Posted by: Patricia Salkin | July 30, 2013

CA Appeals Court Upholds Local Zoning Ordinance Aimed at Restricting the Cultivation of Medical Marijuana

In 1996 California voters adopted Proposition 215, the Compassionate Use Act (CUA), which was intended to ensure that seriously ill Californians have the right to obtain and use marijuana for medical purposes. In 2003, the California Legislature passed the Medical Marijuana Program (MMP) to clarify the scope of the CUA and to promote its uniform application among the counties within the state.  A 2010 amendment to the MMP restricted the location of medical marijuana cooperatives, collectives or dispensaries to more than 600-feet from a school and permits a city or county to adopt ordinances to further restrict the location of these establishments.

Petitioners challenged an ordinance of the County of Tehama that attempts to regulate the cultivation of medical marijuana in order to protect the public health, safety and welfare in the County by imposing several regulations including classifying certain use of land for the cultivation of medical marijuana as a nuisance. Among the other restrictions anyone cultivating the marijuana is required to register the premises with the County’s Health Services Agency and disclose the name of each owner or lessee of the property. Identification cards are to be issued for qualified patients and establishing a maximum number of plants able to be cultivated on the property. The regulations also required outdoor growing facilities to be enclosed by an opaque fence at least six feet high. The Petitioners challenged the ordinance as unconstitutional, claiming it conflicted with the CUA and the MMP and invaded their right to privacy.

The Court explained that the CUA and MMP don’t give people the unfettered right to cultivate marijuana for medical purposes, instead they immunize specific persons from prosecution under two sections of the health and safety code. First, the Court says that because the ordinance is being challenged facially, and not as applied, the petitioners have failed to show the ordinance acts as a total ban on the cultivation of medical marijuana. The Court seemingly leaves the door open to the Ordinance being unconstitutional as applied due to its restrictions on the number of plants able to be grown, but they do not decide that because the petitioners did not make an as applied challenge. The holding that the CUA creates a limited defense to certain crimes is coupled with the pronouncement that the CUA did not create a constitutional right to obtain marijuana.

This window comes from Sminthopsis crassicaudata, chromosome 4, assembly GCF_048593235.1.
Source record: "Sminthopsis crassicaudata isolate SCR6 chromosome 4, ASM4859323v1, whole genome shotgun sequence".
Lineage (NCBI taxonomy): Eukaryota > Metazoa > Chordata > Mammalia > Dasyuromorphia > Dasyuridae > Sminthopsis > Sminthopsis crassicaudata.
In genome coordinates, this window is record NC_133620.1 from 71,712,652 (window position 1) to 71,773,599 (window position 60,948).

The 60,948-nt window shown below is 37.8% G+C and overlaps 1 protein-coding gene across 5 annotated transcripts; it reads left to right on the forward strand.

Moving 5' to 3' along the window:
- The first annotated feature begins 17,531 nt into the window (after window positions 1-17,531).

Agreeing with the County, the Court holds that the ordinance does not conflict with the CUA nor the MMP, since neither creates or grants unrestricted rights. In fact, the MMP’s 2010 amendment included a provision that municipalities may make laws to regulate the use of medical marijuana sites so long as they are not inconsistent with the CUA or MMP. The Court held that because the CUA does not address zoning and the plain language does not prohibit the enforcement of zoning requirements, the County is able to regulate the cultivation amounts and location of medical marijuana on particular parcels of property.

Noting that he MMP specifically eliminates criminal sanctions against the qualified persons and provides immunity against the “drug den” abatement law, which provides that every place used for selling, storing or consuming drugs is a nuisance, the Court concludes the nuisance provision under the ordinance is a civil violation and therefore it does not conflict with the MMP because there is no criminal act. Second, the Court interprets the limited immunity to apply only to a nuisance action based solely on the doing of the act that the Legislature has immunized. The Court finds that no statute granting immunity to those who partake in the cultivation of medical marijuana restricts a local government from regulating the activity and declaring it a nuisance if it is not in conformity with the restriction or regulation. Therefore there is no nuisance if the medical marijuana is being handled in a manner consistent with the ordinance and therefore there is no preemption.

Browne v. County of Tehama, 213 Cal. App. 4th 704 (3d Dist., 2/6/2013)

The opinion may be accessed at:     

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